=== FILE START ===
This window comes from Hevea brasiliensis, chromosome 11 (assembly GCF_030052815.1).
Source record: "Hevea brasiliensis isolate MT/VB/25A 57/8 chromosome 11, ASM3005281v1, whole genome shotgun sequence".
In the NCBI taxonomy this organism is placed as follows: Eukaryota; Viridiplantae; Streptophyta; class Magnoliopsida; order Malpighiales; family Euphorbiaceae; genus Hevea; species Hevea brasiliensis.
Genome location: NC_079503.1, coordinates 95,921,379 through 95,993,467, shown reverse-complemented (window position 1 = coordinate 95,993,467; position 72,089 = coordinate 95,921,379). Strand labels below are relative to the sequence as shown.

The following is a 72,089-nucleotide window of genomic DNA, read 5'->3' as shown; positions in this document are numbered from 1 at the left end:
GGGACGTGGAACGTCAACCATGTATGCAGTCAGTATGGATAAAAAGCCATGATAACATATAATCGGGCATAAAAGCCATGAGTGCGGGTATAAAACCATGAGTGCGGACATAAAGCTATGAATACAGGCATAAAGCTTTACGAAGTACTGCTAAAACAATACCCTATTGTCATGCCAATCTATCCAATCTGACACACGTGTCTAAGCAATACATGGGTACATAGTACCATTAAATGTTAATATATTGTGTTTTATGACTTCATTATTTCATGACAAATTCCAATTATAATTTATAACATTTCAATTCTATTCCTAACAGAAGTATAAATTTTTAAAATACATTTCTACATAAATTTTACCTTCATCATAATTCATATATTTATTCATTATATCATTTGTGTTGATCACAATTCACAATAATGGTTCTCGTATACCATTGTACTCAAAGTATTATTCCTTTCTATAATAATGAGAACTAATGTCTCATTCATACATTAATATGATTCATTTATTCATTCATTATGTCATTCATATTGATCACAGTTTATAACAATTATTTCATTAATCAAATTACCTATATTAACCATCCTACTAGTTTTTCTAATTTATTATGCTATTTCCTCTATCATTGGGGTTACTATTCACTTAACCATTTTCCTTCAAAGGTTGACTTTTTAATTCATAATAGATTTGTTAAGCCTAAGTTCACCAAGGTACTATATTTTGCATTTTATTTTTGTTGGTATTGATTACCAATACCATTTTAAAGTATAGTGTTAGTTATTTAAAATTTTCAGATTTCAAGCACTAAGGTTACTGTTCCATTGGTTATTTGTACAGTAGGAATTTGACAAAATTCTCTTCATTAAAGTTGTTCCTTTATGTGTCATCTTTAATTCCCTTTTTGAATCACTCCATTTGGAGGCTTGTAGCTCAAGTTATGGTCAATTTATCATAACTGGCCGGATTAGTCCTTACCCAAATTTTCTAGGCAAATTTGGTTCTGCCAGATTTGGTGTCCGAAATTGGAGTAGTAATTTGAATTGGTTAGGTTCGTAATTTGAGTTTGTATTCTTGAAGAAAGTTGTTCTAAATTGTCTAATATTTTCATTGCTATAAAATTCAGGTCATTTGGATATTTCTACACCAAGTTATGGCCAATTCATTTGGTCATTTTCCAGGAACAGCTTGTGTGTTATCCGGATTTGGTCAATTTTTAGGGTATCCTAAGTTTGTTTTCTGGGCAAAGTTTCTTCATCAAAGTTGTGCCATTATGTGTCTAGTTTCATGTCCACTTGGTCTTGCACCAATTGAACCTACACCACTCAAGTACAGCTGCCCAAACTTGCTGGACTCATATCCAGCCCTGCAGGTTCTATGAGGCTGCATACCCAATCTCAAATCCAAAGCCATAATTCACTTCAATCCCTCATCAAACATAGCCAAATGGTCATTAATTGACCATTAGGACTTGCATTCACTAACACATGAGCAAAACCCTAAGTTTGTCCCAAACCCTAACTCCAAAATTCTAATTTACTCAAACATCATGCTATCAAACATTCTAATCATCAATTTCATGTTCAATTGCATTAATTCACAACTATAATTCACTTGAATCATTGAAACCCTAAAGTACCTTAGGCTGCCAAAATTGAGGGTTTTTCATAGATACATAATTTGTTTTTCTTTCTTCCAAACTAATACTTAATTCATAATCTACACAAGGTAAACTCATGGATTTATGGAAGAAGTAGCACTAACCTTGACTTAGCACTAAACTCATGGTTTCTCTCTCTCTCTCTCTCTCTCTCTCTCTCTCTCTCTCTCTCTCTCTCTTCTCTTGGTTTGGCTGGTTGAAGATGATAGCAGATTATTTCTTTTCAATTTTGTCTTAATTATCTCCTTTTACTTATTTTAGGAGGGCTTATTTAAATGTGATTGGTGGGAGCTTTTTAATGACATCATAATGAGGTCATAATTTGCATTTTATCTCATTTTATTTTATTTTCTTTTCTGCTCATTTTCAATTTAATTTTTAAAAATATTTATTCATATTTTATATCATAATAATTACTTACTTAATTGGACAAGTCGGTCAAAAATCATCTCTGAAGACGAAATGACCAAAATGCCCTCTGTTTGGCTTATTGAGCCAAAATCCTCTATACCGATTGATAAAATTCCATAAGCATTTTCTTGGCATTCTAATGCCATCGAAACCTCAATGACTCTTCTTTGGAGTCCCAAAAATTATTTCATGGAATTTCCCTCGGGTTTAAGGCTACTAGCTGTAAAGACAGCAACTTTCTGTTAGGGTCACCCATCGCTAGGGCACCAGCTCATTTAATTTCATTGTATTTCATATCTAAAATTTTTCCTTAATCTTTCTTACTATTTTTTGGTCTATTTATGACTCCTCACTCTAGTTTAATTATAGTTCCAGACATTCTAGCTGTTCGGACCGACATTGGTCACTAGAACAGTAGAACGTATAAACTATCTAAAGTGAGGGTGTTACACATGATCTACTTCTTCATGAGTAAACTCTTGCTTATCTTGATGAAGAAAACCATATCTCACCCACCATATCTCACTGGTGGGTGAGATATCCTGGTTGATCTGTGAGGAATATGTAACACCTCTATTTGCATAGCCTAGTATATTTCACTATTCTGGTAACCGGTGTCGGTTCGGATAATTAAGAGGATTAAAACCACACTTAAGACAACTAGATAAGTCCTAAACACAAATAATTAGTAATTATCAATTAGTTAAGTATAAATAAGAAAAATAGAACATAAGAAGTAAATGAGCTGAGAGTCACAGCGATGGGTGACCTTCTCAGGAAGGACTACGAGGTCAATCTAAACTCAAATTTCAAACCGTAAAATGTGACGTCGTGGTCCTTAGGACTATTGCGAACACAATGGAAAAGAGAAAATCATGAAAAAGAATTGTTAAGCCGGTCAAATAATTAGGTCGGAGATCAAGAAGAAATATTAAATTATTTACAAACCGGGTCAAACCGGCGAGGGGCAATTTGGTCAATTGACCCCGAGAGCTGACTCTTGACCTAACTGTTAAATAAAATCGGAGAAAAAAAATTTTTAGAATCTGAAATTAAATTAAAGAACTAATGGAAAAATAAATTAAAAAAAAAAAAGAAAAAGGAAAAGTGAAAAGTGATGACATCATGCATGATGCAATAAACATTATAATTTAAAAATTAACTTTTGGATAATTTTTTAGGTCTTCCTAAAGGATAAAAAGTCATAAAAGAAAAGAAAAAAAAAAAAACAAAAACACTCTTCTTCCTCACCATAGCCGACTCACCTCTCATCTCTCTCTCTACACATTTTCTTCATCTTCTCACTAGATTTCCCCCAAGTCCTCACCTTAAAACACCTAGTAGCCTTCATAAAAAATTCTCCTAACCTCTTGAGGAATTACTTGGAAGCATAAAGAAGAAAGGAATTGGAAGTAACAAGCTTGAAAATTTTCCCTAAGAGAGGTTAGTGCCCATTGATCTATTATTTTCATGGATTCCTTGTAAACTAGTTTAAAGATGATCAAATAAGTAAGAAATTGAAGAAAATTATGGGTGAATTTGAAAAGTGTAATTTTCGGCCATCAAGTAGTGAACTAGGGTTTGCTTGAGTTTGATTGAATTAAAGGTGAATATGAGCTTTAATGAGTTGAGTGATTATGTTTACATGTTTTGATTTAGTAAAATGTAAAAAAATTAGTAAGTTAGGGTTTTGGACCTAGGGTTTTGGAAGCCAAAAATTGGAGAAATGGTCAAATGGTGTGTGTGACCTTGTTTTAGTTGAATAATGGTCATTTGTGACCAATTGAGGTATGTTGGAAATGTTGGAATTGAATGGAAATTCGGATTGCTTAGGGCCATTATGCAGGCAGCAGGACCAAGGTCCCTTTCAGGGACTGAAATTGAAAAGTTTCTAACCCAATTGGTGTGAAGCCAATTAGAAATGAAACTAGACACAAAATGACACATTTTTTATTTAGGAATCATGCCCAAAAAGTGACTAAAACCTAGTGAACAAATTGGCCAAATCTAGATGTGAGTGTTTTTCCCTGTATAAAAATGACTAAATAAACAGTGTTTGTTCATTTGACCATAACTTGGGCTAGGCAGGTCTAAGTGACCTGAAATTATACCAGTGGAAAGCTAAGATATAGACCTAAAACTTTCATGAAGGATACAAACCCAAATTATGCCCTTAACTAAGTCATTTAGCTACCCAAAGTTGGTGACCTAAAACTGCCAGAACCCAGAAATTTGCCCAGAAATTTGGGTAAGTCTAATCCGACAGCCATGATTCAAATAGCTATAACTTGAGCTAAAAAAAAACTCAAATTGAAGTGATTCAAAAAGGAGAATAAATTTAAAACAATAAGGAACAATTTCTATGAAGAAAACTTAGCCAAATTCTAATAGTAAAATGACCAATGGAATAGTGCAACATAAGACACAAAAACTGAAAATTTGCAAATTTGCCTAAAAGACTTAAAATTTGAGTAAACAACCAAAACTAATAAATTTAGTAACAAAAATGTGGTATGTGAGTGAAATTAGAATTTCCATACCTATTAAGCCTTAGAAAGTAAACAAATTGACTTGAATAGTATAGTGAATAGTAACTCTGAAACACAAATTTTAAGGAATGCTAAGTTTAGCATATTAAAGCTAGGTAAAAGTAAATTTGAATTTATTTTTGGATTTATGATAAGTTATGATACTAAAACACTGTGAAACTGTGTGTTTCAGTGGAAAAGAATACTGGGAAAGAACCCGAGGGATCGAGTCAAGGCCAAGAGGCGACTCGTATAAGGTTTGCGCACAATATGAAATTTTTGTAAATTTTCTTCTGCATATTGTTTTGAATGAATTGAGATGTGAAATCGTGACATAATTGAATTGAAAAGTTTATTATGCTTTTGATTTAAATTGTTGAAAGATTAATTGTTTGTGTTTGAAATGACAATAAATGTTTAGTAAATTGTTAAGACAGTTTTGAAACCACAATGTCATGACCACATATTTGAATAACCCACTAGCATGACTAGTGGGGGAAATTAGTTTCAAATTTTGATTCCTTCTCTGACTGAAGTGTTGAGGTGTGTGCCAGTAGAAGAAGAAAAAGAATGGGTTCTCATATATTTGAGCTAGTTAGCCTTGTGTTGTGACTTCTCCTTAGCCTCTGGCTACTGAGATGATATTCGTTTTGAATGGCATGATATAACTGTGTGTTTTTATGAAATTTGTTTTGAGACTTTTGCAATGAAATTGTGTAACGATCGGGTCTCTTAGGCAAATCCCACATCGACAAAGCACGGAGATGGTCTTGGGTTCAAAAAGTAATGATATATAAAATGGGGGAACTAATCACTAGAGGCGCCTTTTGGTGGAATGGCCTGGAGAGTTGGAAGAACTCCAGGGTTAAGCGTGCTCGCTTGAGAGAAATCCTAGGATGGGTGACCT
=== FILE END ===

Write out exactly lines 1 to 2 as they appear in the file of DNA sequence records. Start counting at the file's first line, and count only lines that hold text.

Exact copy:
This window comes from Hevea brasiliensis, chromosome 11 (assembly GCF_030052815.1).
Source record: "Hevea brasiliensis isolate MT/VB/25A 57/8 chromosome 11, ASM3005281v1, whole genome shotgun sequence".